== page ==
The recent Twitter hack revealed some very disturbing details about security at the social media company.

Twitter's staff stored the keys to their "God-level" access on Slack, in a chat channel where many presumably had access. There was no second factor to login.

These insecurely stored Twitter admin credentials were apparently available to over a thousand people.

They allowed those who had access to them to control any Twitter account, review their DMs and much more.

Worse, it's not unlikely there's been unauthorized access before.

What concerns me even more than what we know about the Twitter hack, though, is what we don't know -- and may never know.

To store login information so insecurely for something so important suggests that other security practices may also leave much to be desired.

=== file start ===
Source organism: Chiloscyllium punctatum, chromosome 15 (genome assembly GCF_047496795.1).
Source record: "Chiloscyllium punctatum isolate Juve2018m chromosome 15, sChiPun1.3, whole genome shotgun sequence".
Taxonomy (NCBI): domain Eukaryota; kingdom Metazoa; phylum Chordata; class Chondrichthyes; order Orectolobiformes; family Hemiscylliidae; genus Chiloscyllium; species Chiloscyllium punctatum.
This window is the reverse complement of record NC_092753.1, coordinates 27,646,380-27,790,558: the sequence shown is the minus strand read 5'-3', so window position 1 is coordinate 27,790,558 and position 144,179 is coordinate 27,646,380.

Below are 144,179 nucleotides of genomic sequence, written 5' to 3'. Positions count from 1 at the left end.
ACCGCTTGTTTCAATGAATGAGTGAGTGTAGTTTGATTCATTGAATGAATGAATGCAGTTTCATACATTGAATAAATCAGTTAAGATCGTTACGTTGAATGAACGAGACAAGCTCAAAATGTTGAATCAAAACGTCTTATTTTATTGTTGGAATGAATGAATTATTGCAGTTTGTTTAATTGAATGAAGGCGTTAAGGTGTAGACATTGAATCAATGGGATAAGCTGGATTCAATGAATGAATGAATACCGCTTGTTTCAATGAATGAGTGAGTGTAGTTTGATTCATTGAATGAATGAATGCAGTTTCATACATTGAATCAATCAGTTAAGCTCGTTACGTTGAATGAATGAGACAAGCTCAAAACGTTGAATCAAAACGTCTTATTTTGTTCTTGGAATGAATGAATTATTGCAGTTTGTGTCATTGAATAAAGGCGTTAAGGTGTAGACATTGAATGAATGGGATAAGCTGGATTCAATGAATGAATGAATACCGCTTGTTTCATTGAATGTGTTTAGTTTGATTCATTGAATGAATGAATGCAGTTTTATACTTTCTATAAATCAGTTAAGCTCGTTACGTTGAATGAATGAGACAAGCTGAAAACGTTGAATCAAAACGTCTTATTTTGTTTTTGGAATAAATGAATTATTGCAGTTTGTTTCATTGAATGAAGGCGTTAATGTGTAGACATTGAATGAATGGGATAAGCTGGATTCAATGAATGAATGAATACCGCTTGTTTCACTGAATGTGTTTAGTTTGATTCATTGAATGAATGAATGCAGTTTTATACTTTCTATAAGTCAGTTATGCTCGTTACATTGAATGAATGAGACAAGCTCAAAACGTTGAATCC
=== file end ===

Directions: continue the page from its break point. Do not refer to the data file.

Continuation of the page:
I hope that Twitter takes some time to improve their security, including whom they grant access to and how that sensitive information is stored.

Hundreds of millions of people rely on this platform and we should have better protections to secure it from malicious hackers.

You can follow @vegix.
Tip: mention @twtextapp on a Twitter thread with the keyword “unroll” to get a link to it.

Latest Threads Unrolled: